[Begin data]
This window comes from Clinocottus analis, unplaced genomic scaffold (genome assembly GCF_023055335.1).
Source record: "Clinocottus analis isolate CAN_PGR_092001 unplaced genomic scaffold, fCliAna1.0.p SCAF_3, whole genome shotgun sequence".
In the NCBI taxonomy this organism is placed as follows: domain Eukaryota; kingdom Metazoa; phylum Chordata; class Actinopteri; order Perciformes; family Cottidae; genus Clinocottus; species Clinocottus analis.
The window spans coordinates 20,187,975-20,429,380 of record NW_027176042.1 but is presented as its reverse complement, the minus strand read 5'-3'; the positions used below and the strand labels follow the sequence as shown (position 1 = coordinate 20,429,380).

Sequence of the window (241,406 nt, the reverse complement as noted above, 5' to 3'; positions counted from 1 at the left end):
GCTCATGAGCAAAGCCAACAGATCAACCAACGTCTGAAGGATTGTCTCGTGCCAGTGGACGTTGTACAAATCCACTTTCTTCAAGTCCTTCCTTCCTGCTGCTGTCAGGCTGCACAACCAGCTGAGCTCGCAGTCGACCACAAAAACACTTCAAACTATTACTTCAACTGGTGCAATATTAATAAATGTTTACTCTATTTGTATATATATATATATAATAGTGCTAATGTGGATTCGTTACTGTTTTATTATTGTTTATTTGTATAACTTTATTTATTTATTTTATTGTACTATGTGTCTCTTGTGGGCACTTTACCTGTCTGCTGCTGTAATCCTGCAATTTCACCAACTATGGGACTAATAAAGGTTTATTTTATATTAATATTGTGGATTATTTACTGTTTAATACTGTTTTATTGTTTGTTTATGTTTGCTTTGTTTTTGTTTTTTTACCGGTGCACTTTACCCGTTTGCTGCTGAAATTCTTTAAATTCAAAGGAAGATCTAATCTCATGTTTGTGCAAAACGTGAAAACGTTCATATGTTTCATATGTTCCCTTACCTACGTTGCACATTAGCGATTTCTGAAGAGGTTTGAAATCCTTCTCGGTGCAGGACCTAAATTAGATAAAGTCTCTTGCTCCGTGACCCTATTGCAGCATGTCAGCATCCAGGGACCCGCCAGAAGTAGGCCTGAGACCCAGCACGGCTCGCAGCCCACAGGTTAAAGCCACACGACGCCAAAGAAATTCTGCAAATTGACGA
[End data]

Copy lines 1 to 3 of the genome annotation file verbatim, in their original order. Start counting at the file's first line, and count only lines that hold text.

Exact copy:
This window comes from Clinocottus analis, unplaced genomic scaffold (genome assembly GCF_023055335.1).
Source record: "Clinocottus analis isolate CAN_PGR_092001 unplaced genomic scaffold, fCliAna1.0.p SCAF_3, whole genome shotgun sequence".
In the NCBI taxonomy this organism is placed as follows: domain Eukaryota; kingdom Metazoa; phylum Chordata; class Actinopteri; order Perciformes; family Cottidae; genus Clinocottus; species Clinocottus analis.